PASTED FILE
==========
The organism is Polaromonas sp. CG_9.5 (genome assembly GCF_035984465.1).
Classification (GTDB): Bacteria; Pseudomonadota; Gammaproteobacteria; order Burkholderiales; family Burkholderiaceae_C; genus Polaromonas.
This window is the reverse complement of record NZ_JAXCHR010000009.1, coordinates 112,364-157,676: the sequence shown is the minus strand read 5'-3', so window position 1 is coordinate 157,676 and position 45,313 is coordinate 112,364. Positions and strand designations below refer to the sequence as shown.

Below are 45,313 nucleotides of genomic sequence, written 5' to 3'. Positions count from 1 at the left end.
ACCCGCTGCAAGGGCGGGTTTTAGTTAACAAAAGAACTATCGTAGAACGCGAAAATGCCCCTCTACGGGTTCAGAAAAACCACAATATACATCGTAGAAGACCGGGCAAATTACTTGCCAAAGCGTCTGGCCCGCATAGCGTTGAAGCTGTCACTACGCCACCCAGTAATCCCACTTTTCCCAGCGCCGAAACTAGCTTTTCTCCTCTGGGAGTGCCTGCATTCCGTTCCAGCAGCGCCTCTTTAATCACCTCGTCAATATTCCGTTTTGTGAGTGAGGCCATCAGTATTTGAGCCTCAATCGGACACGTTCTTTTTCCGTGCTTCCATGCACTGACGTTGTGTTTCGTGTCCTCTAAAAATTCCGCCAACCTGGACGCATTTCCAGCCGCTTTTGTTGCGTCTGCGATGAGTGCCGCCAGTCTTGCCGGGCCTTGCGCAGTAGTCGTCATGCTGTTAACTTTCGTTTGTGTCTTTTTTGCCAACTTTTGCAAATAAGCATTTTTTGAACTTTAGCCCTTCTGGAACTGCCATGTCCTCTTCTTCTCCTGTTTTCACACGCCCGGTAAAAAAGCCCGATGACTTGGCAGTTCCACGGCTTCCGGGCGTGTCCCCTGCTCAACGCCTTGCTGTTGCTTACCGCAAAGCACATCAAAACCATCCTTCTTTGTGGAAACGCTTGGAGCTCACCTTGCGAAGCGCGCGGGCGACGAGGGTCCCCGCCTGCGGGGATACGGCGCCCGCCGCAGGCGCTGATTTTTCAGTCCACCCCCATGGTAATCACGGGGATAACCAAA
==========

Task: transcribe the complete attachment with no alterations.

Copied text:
The organism is Polaromonas sp. CG_9.5 (genome assembly GCF_035984465.1).
Classification (GTDB): Bacteria; Pseudomonadota; Gammaproteobacteria; order Burkholderiales; family Burkholderiaceae_C; genus Polaromonas.
This window is the reverse complement of record NZ_JAXCHR010000009.1, coordinates 112,364-157,676: the sequence shown is the minus strand read 5'-3', so window position 1 is coordinate 157,676 and position 45,313 is coordinate 112,364. Positions and strand designations below refer to the sequence as shown.

Below are 45,313 nucleotides of genomic sequence, written 5' to 3'. Positions count from 1 at the left end.
ACCCGCTGCAAGGGCGGGTTTTAGTTAACAAAAGAACTATCGTAGAACGCGAAAATGCCCCTCTACGGGTTCAGAAAAACCACAATATACATCGTAGAAGACCGGGCAAATTACTTGCCAAAGCGTCTGGCCCGCATAGCGTTGAAGCTGTCACTACGCCACCCAGTAATCCCACTTTTCCCAGCGCCGAAACTAGCTTTTCTCCTCTGGGAGTGCCTGCATTCCGTTCCAGCAGCGCCTCTTTAATCACCTCGTCAATATTCCGTTTTGTGAGTGAGGCCATCAGTATTTGAGCCTCAATCGGACACGTTCTTTTTCCGTGCTTCCATGCACTGACGTTGTGTTTCGTGTCCTCTAAAAATTCCGCCAACCTGGACGCATTTCCAGCCGCTTTTGTTGCGTCTGCGATGAGTGCCGCCAGTCTTGCCGGGCCTTGCGCAGTAGTCGTCATGCTGTTAACTTTCGTTTGTGTCTTTTTTGCCAACTTTTGCAAATAAGCATTTTTTGAACTTTAGCCCTTCTGGAACTGCCATGTCCTCTTCTTCTCCTGTTTTCACACGCCCGGTAAAAAAGCCCGATGACTTGGCAGTTCCACGGCTTCCGGGCGTGTCCCCTGCTCAACGCCTTGCTGTTGCTTACCGCAAAGCACATCAAAACCATCCTTCTTTGTGGAAACGCTTGGAGCTCACCTTGCGAAGCGCGCGGGCGACGAGGGTCCCCGCCTGCGGGGATACGGCGCCCGCCGCAGGCGCTGATTTTTCAGTCCACCCCCATGGTAATCACGGGGATAACCAAA